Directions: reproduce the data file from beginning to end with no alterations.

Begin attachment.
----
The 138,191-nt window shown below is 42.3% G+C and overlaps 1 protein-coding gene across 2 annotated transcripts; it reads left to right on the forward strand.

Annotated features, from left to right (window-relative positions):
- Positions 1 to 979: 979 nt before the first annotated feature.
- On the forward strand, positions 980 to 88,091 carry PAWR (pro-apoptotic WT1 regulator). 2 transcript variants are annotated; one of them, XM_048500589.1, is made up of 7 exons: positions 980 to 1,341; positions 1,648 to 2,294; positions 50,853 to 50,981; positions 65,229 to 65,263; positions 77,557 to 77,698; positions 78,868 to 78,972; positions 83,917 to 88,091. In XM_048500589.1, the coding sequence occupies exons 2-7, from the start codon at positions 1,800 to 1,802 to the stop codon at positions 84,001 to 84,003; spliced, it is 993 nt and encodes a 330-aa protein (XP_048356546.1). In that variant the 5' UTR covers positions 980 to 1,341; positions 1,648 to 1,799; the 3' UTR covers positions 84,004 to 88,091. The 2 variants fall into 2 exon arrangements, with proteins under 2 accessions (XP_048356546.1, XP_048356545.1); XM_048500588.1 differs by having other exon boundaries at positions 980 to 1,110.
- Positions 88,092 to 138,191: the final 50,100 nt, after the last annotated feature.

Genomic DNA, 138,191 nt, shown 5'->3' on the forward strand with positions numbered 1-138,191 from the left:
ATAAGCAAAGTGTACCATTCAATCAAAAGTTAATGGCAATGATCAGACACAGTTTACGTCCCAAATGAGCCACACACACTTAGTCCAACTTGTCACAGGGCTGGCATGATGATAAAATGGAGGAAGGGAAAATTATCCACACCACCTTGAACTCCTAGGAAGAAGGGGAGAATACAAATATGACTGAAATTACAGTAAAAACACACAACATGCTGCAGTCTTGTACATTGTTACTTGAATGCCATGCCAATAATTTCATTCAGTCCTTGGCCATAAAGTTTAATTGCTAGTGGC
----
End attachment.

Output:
The 138,191-nt window shown below is 42.3% G+C and overlaps 1 protein-coding gene across 2 annotated transcripts; it reads left to right on the forward strand.

Annotated features, from left to right (window-relative positions):
- Positions 1 to 979: 979 nt before the first annotated feature.
- On the forward strand, positions 980 to 88,091 carry PAWR (pro-apoptotic WT1 regulator). 2 transcript variants are annotated; one of them, XM_048500589.1, is made up of 7 exons: positions 980 to 1,341; positions 1,648 to 2,294; positions 50,853 to 50,981; positions 65,229 to 65,263; positions 77,557 to 77,698; positions 78,868 to 78,972; positions 83,917 to 88,091. In XM_048500589.1, the coding sequence occupies exons 2-7, from the start codon at positions 1,800 to 1,802 to the stop codon at positions 84,001 to 84,003; spliced, it is 993 nt and encodes a 330-aa protein (XP_048356546.1). In that variant the 5' UTR covers positions 980 to 1,341; positions 1,648 to 1,799; the 3' UTR covers positions 84,004 to 88,091. The 2 variants fall into 2 exon arrangements, with proteins under 2 accessions (XP_048356546.1, XP_048356545.1); XM_048500588.1 differs by having other exon boundaries at positions 980 to 1,110.
- Positions 88,092 to 138,191: the final 50,100 nt, after the last annotated feature.

Genomic DNA, 138,191 nt, shown 5'->3' on the forward strand with positions numbered 1-138,191 from the left:
ATAAGCAAAGTGTACCATTCAATCAAAAGTTAATGGCAATGATCAGACACAGTTTACGTCCCAAATGAGCCACACACACTTAGTCCAACTTGTCACAGGGCTGGCATGATGATAAAATGGAGGAAGGGAAAATTATCCACACCACCTTGAACTCCTAGGAAGAAGGGGAGAATACAAATATGACTGAAATTACAGTAAAAACACACAACATGCTGCAGTCTTGTACATTGTTACTTGAATGCCATGCCAATAATTTCATTCAGTCCTTGGCCATAAAGTTTAATTGCTAGTGGC